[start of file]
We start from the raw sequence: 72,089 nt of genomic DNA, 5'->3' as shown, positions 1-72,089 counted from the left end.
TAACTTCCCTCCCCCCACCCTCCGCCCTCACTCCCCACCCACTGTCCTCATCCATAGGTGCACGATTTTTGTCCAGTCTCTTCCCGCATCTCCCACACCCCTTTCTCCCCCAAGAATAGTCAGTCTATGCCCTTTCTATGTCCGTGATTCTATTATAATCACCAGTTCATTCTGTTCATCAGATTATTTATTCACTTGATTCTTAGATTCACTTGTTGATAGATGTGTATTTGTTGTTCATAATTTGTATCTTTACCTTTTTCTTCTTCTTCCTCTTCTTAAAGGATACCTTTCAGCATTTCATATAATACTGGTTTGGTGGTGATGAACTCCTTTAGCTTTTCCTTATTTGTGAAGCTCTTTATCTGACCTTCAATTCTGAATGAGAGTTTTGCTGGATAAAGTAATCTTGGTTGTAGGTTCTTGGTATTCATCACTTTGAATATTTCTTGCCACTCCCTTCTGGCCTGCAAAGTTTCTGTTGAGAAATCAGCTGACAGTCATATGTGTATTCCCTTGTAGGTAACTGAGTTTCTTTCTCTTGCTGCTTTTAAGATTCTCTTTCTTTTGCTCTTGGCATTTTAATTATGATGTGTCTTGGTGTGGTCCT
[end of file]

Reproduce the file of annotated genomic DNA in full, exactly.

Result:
We start from the raw sequence: 72,089 nt of genomic DNA, 5'->3' as shown, positions 1-72,089 counted from the left end.
TAACTTCCCTCCCCCCACCCTCCGCCCTCACTCCCCACCCACTGTCCTCATCCATAGGTGCACGATTTTTGTCCAGTCTCTTCCCGCATCTCCCACACCCCTTTCTCCCCCAAGAATAGTCAGTCTATGCCCTTTCTATGTCCGTGATTCTATTATAATCACCAGTTCATTCTGTTCATCAGATTATTTATTCACTTGATTCTTAGATTCACTTGTTGATAGATGTGTATTTGTTGTTCATAATTTGTATCTTTACCTTTTTCTTCTTCTTCCTCTTCTTAAAGGATACCTTTCAGCATTTCATATAATACTGGTTTGGTGGTGATGAACTCCTTTAGCTTTTCCTTATTTGTGAAGCTCTTTATCTGACCTTCAATTCTGAATGAGAGTTTTGCTGGATAAAGTAATCTTGGTTGTAGGTTCTTGGTATTCATCACTTTGAATATTTCTTGCCACTCCCTTCTGGCCTGCAAAGTTTCTGTTGAGAAATCAGCTGACAGTCATATGTGTATTCCCTTGTAGGTAACTGAGTTTCTTTCTCTTGCTGCTTTTAAGATTCTCTTTCTTTTGCTCTTGGCATTTTAATTATGATGTGTCTTGGTGTGGTCCT